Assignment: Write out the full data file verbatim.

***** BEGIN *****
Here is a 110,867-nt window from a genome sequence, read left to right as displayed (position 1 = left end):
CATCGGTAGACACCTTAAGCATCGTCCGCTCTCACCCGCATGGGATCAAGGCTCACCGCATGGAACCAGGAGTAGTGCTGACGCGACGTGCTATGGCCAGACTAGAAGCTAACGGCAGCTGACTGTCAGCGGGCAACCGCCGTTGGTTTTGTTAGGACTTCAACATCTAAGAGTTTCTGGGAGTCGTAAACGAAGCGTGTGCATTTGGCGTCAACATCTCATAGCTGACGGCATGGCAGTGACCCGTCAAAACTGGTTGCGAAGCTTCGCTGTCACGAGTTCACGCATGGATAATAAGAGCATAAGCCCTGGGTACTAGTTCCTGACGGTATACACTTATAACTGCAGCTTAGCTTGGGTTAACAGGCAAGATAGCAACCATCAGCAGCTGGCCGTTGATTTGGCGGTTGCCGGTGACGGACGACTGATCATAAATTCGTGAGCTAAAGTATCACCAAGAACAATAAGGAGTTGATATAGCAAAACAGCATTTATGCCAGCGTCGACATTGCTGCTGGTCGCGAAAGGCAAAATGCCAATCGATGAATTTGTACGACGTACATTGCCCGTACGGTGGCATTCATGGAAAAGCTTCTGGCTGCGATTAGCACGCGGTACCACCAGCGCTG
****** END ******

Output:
Here is a 110,867-nt window from a genome sequence, read left to right as displayed (position 1 = left end):
CATCGGTAGACACCTTAAGCATCGTCCGCTCTCACCCGCATGGGATCAAGGCTCACCGCATGGAACCAGGAGTAGTGCTGACGCGACGTGCTATGGCCAGACTAGAAGCTAACGGCAGCTGACTGTCAGCGGGCAACCGCCGTTGGTTTTGTTAGGACTTCAACATCTAAGAGTTTCTGGGAGTCGTAAACGAAGCGTGTGCATTTGGCGTCAACATCTCATAGCTGACGGCATGGCAGTGACCCGTCAAAACTGGTTGCGAAGCTTCGCTGTCACGAGTTCACGCATGGATAATAAGAGCATAAGCCCTGGGTACTAGTTCCTGACGGTATACACTTATAACTGCAGCTTAGCTTGGGTTAACAGGCAAGATAGCAACCATCAGCAGCTGGCCGTTGATTTGGCGGTTGCCGGTGACGGACGACTGATCATAAATTCGTGAGCTAAAGTATCACCAAGAACAATAAGGAGTTGATATAGCAAAACAGCATTTATGCCAGCGTCGACATTGCTGCTGGTCGCGAAAGGCAAAATGCCAATCGATGAATTTGTACGACGTACATTGCCCGTACGGTGGCATTCATGGAAAAGCTTCTGGCTGCGATTAGCACGCGGTACCACCAGCGCTG